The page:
As a member of the planning and development community from Florida, I am writing to thank you for your leadership in moving our country toward transportation systems and development practices  that reduce carbon emissions while making communities more valuable, livable and sustainable. In particular, I appreciate your recent decision to add language to the CLEAN TEA legislation that encourages and funds improved street network connectivity. As a member of a leading inter-disciplinary organization promoting sustainable urban planning and development, the Congress for the New Urbanism (CNU -, I have learned of your instrumental role in developing the CLEAN TEA bill. It represents a groundbreaking effort to reduce greenhouse gas emissions through improved public transportation, more connected local street networks and planning for transit-oriented neighborhoods where destinations are nearby and walking, bicycling and riding transit are all attractive options.  Along with others in CNU, I heartily support the CLEAN TEA effort. As word spreads, CLEAN TEA is attracting considerable positive attention in the planning and sustainable development communities.  One of its main provisions — the reviews by state departments of transportation and cities of more than 200,000 people of their transportation plans to determine how future investments can reduce carbon emissions — is a breakthrough. And a strong bill was strengthened further by the recent addition of language that recognizes the essential role that enhanced street connectivity plays in supporting both transit and walkable, livable low-carbon development. CNU’s partnership with the United States Green Building Council and the Natural Resources Defense Council to create the first certification system for neighborhood-scale green development (LEED-ND) confirmed that transit-supporting green neighborhoods must have highly interconnected street grids that make walking and mixed-use activity convenient, rather than a  dendritic pattern of cul-de-sacs and collectors that make driving the only option. We heartily thank you for including support for connected transportation networks in the CLEAN TEA bill. As practicing urbanists, we’ve been leading a revival of this kind of time-tested neighborhood-based development, whether it’s revitalizing inner city brownfields, turning dead malls into walkable mixed-use centers, revitalizing small towns or creating walkable new towns. Although it often requires the changing of existing zoning codes and automobile-only road and highway designs, development in these walkable mixed-use neighborhoods strengthens community ties and creates enduring value, generally selling at a premium compared to comparable driving-only subdivisions. By helping people reduce the amount of driving they are forced to do, these neighborhoods help households dramatically reduce both their personal transportation costs and their household carbon emissions. Where this mixed-use development is served by good transit service and accessible to regional job centers, the carbon reduction impacts are even more dramatic.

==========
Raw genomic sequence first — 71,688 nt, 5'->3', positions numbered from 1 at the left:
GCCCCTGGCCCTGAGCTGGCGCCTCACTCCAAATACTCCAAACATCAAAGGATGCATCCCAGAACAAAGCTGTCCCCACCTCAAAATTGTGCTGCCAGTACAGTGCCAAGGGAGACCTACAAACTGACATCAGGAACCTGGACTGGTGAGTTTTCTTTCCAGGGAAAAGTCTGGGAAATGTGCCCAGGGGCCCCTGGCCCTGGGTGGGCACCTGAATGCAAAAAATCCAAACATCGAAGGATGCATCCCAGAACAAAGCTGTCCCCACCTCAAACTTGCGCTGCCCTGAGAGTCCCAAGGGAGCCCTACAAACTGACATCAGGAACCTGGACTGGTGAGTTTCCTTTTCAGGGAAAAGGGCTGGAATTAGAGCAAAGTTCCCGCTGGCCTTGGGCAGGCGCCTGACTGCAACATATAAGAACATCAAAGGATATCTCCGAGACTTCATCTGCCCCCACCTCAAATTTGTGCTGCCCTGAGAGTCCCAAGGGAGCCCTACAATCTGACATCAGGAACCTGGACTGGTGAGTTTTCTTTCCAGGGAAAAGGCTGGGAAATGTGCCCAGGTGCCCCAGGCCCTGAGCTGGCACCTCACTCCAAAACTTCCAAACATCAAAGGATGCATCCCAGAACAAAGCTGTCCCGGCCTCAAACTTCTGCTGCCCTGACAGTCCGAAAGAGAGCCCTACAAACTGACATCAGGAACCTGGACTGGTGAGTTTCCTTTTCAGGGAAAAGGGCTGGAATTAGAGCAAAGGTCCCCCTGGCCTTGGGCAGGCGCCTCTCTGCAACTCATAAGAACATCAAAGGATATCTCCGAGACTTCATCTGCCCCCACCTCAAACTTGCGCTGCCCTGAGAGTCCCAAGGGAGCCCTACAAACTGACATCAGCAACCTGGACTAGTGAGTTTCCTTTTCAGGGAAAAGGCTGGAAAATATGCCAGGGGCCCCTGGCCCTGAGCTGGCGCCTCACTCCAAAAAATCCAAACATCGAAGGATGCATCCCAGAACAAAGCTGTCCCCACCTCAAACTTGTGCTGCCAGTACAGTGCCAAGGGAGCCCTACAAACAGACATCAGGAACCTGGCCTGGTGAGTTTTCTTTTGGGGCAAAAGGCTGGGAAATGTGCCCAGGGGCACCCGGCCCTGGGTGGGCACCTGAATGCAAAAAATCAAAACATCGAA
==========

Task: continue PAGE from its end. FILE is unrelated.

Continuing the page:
See and for more discussion of these impacts.